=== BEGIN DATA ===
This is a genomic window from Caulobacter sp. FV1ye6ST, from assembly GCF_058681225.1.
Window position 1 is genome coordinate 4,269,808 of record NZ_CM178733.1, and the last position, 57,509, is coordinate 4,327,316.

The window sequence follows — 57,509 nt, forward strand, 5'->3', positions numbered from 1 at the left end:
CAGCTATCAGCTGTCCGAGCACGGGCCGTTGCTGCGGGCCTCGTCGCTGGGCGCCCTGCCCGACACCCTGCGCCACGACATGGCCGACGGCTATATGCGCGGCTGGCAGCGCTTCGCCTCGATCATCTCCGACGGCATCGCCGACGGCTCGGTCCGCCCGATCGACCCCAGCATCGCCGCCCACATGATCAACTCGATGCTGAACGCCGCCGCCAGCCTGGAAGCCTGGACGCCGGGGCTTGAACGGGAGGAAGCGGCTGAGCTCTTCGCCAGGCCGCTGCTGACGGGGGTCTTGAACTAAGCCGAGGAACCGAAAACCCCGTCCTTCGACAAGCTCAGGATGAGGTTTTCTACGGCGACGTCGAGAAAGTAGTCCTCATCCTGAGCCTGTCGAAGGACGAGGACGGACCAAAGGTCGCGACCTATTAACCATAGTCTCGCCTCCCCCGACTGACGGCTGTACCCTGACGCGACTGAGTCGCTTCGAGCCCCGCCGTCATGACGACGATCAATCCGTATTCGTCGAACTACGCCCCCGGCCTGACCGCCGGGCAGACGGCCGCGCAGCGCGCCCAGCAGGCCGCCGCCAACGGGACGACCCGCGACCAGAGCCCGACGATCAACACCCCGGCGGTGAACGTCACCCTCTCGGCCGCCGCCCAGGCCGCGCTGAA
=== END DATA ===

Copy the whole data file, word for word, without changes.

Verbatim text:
This is a genomic window from Caulobacter sp. FV1ye6ST, from assembly GCF_058681225.1.
Window position 1 is genome coordinate 4,269,808 of record NZ_CM178733.1, and the last position, 57,509, is coordinate 4,327,316.

The window sequence follows — 57,509 nt, forward strand, 5'->3', positions numbered from 1 at the left end:
CAGCTATCAGCTGTCCGAGCACGGGCCGTTGCTGCGGGCCTCGTCGCTGGGCGCCCTGCCCGACACCCTGCGCCACGACATGGCCGACGGCTATATGCGCGGCTGGCAGCGCTTCGCCTCGATCATCTCCGACGGCATCGCCGACGGCTCGGTCCGCCCGATCGACCCCAGCATCGCCGCCCACATGATCAACTCGATGCTGAACGCCGCCGCCAGCCTGGAAGCCTGGACGCCGGGGCTTGAACGGGAGGAAGCGGCTGAGCTCTTCGCCAGGCCGCTGCTGACGGGGGTCTTGAACTAAGCCGAGGAACCGAAAACCCCGTCCTTCGACAAGCTCAGGATGAGGTTTTCTACGGCGACGTCGAGAAAGTAGTCCTCATCCTGAGCCTGTCGAAGGACGAGGACGGACCAAAGGTCGCGACCTATTAACCATAGTCTCGCCTCCCCCGACTGACGGCTGTACCCTGACGCGACTGAGTCGCTTCGAGCCCCGCCGTCATGACGACGATCAATCCGTATTCGTCGAACTACGCCCCCGGCCTGACCGCCGGGCAGACGGCCGCGCAGCGCGCCCAGCAGGCCGCCGCCAACGGGACGACCCGCGACCAGAGCCCGACGATCAACACCCCGGCGGTGAACGTCACCCTCTCGGCCGCCGCCCAGGCCGCGCTGAA